On the day the exit polls for the Delhi municipal elections were predicting a BJP landslide, AAP spokespersons were in a defiant mood, blaming the EVMs for a looming defeat. But how can you blame an exit poll for potential tampering of an EVM since the pollster is sampling voters, not the machine, I asked? The AAP representative paused and then blurted out: “Sab mile hue hai’. Conspiracy theories abound in India but by blaming EVMs for their debacle, AAP runs the risk of deepening its credibility crisis.

There are many joys of living in Goa, but its gastronomic pluralism is easily one of the tiny state’s biggest attractions. On the day that RSS chief Mohan Bhagwat was calling for a national law against cow slaughter, I was having dinner with a Goa BJP minister: On the menu was fish curry, pork sorpotel and beef chilly fry. When I asked the minister how he interpreted Bhagwat’s remarks, he smiled indulgently: “Bhagwatji lives in Nagpur, we live in Goa.

In the final leg of the 2014 general elections, Narendra Modi dramatically announced in a rally, “Yeh dil maange more”. It was a quintessential Modi soundbite: the BJP’s internal polls had captured a surge but the party leadership of Modi and his lieutenant, Amit Shah, were determined to push beyond “mission 272” towards a triple hundred. The rest, as they say, is history.

To understand vox populi on the Uttar Pradesh assembly election, India Today's Rajdeep Sardesai takes you through the 'Land of Awadh'.

We meet voters to understand will the alliance between Akhilesh Yadav's Samajwadi Party and Congress replicate the success of 2012? Or will Narendra Modi and the BJP will be able to build up on the momentum of the spectactular 2014 Lok Sabha elections? Or will Mayawati remain as the x-factor?

One of the lesser known facts perhaps of the 2002 Gujarat riots is that Dalits were at the fore of much of the violence against Muslims in Ahmedabad. When I asked an accused Dalit boy in the Naroda Patia area why he got involved in the rioting, his answer troubled me: “The local Bajrang Dal has promised us we will be allowed to stay in the land vacated by the Muslims who have fled”. Whether that was a riot “jumla” or not, the fact is many Dalits were the foot soldiers of the rioting mobs and were swayed by the promise of being empowered by caste Hindus.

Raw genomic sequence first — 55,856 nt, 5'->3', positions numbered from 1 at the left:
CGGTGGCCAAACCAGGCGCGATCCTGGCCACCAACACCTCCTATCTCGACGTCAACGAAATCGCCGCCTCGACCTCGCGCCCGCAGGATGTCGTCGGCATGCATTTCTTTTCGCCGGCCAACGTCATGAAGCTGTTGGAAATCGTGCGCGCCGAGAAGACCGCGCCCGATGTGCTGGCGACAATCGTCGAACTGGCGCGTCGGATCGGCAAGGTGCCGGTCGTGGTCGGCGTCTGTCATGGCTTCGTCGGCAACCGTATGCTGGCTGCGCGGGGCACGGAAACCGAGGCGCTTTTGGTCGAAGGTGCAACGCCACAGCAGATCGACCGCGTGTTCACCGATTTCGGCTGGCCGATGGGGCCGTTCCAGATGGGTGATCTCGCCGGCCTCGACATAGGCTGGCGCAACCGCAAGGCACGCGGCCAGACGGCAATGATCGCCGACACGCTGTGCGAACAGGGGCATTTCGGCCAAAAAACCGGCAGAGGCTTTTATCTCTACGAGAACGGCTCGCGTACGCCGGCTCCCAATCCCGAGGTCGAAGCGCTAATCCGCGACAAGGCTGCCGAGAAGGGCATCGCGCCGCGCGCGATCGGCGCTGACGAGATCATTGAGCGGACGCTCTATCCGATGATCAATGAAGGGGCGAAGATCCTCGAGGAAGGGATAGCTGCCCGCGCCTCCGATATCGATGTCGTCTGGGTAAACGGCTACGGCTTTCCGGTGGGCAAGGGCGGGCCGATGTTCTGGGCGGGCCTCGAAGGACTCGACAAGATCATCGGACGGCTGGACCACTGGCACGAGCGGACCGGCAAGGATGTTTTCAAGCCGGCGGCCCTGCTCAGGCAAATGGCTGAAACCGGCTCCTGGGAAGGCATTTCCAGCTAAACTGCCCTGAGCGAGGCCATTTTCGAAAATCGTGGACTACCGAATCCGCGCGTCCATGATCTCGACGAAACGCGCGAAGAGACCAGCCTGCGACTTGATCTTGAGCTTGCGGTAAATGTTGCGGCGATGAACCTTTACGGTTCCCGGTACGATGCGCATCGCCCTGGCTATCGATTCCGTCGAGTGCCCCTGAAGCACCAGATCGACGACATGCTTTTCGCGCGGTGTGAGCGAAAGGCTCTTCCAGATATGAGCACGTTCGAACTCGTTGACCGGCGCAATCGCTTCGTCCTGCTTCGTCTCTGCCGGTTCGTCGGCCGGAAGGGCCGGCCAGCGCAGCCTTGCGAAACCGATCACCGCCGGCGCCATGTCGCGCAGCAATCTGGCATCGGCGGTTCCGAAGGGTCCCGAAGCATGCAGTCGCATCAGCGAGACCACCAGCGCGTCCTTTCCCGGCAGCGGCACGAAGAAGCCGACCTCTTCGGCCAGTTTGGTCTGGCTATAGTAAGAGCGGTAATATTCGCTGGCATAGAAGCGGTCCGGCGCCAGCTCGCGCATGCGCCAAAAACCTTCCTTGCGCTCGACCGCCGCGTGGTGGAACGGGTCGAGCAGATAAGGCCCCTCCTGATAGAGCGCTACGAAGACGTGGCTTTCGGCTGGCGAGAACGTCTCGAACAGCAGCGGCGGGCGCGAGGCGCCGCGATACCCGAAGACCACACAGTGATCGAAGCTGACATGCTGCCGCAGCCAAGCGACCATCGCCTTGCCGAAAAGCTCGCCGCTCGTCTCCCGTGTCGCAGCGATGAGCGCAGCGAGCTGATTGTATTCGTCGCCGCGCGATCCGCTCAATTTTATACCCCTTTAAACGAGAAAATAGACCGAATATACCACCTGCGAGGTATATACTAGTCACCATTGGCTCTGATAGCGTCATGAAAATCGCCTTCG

History repeats itself, first as tragedy then as farce, but in Indian politics, the farce plays out so frequently that the tragic element is obscured. Four recent instances highlight just how the disease of immoral politics is now a contagion that has spread across the political class. No party is immune to its depravity.

We want a Congress Mukt Bharat,” thundered Narendra Modi in the 2014 general election campaign, a slogan echoed repeatedly BJP president, Amit Shah. The declared goal was not just to win an election, but to “eliminate” the Congress from the country’s national political map. Two years later, the Modi-Shah duo’s ambition is on track. If at the start of 2016, the Congress was ruling in nine states, it is now in charge in just seven states after its governments were dismissed in Arunachal Pradesh and Uttarakhand.

The year 2014 has been the year of the lotus. The indefatigable Narendra Modi-Amit Shah combine has taken the BJP to a spectacular victory at the Centre, won Maharashtra and Haryana and seem poised to win Jharkhand too. It is only when you cross the Banihal pass and reach the banks of the Dal that the blossoming lotus seems to wilt a bit. The BJP may have pushed for ‘Mission 44’ in Jammu and Kashmir but this could well be one bridge too far, at least in this election in the Kashmir Valley.

A simple tweet, all of 140 characters, can be hazardous to one’s health as I have discovered to my cost yet again. Last Sunday, as Narendra Modi went in for his first Cabinet expansion, I tweeted: “Big day for my Goa. Two GSBs, both talented politicians, become full cabinet ministers. Saraswat pride!” I was referring to the induction of Manohar Parrikar and Suresh Prabhu in the Union Cabinet.

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The 2014 Indian general elections has been regarded as the most important elections in Indian history since 1977.
A parable on the limitations of vision and the dark side of love. This book presents a story of life's distorted perceptions
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